Prime Minister Yosihide Suga’s statement that “it is possible to realize safe and secure Games” is somehow not convincing at all.

The correspondence of the IOC, the Organizing Committee, the Tokyo Metropolitan Government, and other officials involved in the Games has been appalling. IOC President Thomas Bach and Vice-President John Coates, who have no say over Japanese people at all, have stated that the Games will be held even under the declared state of emergency, which has aroused strong opposition from the Japanese. While close contact is prohibited and alcoholic beverages cannot be served in restaurants, 160,000 condoms were distributed in the Olympic Village and alcoholic beverages were allowed to be brought in, which was also a major factor in arousing the antipathy of the Japanese people, whose behavior is quite restricted.

Seiko Hashimoto, the chairperson of the organizing committee, and Yuriko Koike, the governor of the Tokyo metropolitan government, have avoided mentioning whether or not the Games should be held, citing the fact that they do not have the authority to decide whether or not to cancel the Games. These two women have not shown any leadership in organizing the Games. This seemingly irresponsible stance of the top organizers of the Games seems to be a source of dissatisfaction among the Japanese.

The irresponsible behavior of those in charge of organizing the Games, with no regard for the current situation in Japan, and their “do-nothing” attitude, have not only led to a backlash against them, but also to criticism of individual athletes. Women’s swimmer Rikako Ikee was diagnosed with leukemia in February 2019, effectively ruling her out of the 2020 Tokyo Olympics. Since the Tokyo Olympics have been extended by one year, she has returned from her illness and has been selected to participate in the Tokyo Olympics as a relay member after breaking the dispatch standard record in the 400m medley relay at the Japanese Championships in April 2021. However, she received several posts on her SNS asking her to raise her voice against the hosting of the Tokyo Olympics.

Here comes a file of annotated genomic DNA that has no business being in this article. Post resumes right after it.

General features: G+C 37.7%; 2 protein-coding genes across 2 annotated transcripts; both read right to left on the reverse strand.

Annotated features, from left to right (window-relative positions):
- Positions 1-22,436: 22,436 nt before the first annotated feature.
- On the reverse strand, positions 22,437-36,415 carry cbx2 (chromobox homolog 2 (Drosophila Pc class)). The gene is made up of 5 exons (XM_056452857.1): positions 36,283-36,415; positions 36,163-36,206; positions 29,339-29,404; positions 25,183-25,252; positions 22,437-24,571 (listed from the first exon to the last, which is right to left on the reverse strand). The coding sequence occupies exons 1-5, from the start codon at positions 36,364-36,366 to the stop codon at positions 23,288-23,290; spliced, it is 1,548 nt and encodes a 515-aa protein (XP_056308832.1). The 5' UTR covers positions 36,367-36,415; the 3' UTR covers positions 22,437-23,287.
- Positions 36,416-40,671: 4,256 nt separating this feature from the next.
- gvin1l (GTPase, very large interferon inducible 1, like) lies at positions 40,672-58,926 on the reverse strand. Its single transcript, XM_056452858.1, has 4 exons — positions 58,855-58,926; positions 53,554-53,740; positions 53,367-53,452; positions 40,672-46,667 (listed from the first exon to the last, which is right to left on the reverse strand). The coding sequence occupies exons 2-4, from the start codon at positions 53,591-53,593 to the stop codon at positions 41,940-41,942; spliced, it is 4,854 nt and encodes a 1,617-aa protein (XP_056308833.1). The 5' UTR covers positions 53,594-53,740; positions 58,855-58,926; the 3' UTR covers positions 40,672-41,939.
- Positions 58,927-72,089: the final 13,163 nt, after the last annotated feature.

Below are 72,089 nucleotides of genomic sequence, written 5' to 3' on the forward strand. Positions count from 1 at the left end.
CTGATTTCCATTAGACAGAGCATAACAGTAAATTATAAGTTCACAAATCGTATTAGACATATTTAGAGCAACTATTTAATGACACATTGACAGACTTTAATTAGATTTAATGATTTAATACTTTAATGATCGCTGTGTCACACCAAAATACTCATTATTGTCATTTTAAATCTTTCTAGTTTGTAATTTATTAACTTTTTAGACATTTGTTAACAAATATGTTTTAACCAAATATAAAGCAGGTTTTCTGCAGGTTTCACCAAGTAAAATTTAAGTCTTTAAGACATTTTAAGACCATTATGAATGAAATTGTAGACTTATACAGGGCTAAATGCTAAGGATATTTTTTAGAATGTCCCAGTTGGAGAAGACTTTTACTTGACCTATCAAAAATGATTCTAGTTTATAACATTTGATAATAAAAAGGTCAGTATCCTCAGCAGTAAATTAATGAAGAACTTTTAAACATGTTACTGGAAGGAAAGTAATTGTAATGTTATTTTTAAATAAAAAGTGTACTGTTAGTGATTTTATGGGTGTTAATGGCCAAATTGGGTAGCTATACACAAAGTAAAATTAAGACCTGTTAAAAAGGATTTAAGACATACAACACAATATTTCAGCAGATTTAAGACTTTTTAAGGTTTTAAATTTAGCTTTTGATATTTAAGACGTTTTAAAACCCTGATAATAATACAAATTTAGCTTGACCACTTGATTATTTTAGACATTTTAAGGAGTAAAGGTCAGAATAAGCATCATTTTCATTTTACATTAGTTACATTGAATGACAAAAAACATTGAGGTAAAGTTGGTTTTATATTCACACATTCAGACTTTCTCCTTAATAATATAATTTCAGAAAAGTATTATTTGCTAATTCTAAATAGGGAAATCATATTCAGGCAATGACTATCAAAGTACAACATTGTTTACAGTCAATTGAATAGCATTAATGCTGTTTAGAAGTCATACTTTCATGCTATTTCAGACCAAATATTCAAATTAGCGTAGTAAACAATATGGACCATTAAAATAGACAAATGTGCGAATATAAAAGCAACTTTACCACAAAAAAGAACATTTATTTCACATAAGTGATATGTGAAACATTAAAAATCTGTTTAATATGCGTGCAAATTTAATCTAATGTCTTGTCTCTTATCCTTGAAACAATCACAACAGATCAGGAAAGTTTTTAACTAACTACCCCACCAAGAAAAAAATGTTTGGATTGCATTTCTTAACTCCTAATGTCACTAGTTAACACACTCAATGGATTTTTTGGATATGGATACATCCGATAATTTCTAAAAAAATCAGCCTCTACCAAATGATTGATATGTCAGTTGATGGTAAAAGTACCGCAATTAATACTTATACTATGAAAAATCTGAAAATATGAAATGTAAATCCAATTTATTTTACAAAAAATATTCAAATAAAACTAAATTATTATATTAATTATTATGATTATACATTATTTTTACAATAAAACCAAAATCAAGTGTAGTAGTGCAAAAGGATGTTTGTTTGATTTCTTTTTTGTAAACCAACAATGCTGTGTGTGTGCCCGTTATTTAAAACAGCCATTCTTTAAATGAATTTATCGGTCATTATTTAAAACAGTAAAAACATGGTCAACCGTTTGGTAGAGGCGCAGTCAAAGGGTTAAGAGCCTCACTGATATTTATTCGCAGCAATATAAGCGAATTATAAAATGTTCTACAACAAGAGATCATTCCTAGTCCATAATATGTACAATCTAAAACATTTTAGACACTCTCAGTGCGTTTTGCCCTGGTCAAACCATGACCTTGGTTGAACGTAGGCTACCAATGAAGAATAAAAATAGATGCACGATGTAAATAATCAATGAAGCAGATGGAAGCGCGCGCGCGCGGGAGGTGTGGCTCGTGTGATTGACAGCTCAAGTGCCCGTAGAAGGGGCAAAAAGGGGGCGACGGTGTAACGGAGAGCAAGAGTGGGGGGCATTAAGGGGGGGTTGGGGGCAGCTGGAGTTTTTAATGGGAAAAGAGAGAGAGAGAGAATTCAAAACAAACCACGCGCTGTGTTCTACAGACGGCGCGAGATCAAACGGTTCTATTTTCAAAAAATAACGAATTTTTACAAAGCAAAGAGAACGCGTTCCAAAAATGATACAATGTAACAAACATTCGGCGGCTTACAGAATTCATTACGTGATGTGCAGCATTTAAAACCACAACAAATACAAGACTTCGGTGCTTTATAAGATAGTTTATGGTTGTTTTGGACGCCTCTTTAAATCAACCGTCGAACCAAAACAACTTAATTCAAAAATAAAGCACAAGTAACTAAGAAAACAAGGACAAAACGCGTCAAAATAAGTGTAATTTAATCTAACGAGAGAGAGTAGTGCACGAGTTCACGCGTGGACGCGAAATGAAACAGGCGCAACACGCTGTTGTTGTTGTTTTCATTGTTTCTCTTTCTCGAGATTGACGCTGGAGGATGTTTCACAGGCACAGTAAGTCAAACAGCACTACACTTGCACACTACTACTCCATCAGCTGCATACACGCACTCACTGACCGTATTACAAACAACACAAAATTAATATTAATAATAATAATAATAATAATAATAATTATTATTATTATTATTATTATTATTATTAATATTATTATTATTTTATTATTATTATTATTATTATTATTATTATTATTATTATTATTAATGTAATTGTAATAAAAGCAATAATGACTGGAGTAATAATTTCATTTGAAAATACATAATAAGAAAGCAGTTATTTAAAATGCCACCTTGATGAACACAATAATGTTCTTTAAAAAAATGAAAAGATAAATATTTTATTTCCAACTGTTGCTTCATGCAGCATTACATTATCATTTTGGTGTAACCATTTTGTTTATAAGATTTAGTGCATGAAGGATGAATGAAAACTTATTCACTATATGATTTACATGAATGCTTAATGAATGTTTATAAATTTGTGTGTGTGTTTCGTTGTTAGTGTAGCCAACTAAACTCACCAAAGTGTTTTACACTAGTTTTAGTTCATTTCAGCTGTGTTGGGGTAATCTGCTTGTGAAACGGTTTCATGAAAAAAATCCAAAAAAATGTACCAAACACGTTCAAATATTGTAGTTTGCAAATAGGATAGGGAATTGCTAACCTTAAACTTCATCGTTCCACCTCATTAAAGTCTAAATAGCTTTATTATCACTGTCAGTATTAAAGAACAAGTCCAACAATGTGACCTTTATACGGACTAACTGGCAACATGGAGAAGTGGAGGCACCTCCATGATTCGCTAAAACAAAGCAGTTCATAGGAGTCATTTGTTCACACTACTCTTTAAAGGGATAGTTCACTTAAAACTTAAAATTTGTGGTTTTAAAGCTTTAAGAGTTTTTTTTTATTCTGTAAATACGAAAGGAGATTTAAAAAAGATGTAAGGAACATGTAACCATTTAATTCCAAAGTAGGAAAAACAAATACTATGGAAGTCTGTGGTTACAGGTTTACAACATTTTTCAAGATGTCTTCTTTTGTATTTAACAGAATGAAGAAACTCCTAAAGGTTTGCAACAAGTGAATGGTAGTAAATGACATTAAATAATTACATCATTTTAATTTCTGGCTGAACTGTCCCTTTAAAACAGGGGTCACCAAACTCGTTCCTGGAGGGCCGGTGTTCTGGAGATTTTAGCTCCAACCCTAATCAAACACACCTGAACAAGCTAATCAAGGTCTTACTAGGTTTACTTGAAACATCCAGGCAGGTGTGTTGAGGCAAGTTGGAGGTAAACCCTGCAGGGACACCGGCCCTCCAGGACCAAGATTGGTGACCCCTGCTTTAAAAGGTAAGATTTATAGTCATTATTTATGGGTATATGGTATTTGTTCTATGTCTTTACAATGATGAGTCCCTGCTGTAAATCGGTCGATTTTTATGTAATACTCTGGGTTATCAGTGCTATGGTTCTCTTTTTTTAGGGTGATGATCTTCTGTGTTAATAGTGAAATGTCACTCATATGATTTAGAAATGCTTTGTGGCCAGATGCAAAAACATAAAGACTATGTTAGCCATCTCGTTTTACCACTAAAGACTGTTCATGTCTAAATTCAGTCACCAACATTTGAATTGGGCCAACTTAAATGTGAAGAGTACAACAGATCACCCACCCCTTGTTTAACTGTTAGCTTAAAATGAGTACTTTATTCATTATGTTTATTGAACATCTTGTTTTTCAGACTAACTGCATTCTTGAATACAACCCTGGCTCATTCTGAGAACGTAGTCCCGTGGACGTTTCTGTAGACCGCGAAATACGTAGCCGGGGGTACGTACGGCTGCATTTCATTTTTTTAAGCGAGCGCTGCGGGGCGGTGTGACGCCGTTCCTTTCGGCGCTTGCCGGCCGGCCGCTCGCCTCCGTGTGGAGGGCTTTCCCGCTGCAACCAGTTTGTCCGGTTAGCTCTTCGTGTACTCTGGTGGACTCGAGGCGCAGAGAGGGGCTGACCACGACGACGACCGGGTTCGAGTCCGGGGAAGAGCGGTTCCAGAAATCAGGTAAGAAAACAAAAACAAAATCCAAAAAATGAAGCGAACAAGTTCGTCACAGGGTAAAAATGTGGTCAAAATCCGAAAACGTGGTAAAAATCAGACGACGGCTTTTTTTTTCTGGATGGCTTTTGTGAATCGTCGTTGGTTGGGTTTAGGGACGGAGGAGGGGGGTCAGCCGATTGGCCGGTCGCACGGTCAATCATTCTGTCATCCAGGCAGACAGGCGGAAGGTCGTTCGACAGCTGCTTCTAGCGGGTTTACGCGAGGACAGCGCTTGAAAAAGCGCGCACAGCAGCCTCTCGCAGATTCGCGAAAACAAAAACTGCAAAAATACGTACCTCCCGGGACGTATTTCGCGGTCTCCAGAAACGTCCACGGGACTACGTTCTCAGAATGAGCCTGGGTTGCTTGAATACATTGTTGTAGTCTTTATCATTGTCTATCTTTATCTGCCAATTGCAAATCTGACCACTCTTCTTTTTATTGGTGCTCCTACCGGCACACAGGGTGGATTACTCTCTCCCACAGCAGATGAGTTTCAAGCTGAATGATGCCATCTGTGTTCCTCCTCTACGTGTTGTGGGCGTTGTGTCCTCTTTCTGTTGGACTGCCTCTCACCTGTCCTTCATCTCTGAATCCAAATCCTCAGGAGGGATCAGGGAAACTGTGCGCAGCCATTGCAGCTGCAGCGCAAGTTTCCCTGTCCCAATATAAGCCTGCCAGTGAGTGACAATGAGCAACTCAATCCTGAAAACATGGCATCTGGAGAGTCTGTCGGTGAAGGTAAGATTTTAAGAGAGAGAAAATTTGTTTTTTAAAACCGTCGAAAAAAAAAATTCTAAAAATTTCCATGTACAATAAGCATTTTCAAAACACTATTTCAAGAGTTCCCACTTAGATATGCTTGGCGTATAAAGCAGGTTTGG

Many Japanese people feel the contradiction that only those involved in the Tokyo Olympics and Paralympics are given special treatment while their activities are restricted for a prolonged period of time. In the midst of a global pandemic crisis, many Japanese people do not see the significance of hosting the Olympic and Paralympic Games as a sporting event. Neither the Japanese government, the IOC, the organizing committee, nor the Tokyo Metropolitan Government has been able to show any significance as to why the Tokyo Olympics and Paralympics should be held now.

If sports festivals should be held in times of peace, should they be held in times of crisis during the Covid-19 pandemic? In fact, the first Tokyo Olympics was supposed to be held in 1940, but due to the influence of the Sino-Japanese war, the right to host the event was withdrawn.

I am worried that even if the Tokyo Olympics and Paralympics are held without the understanding of about 80% of the Japanese people, it will in fact undermine the value and social meaning of the Olympics and Paralympics, which in turn will undermine the value and reputation of sports.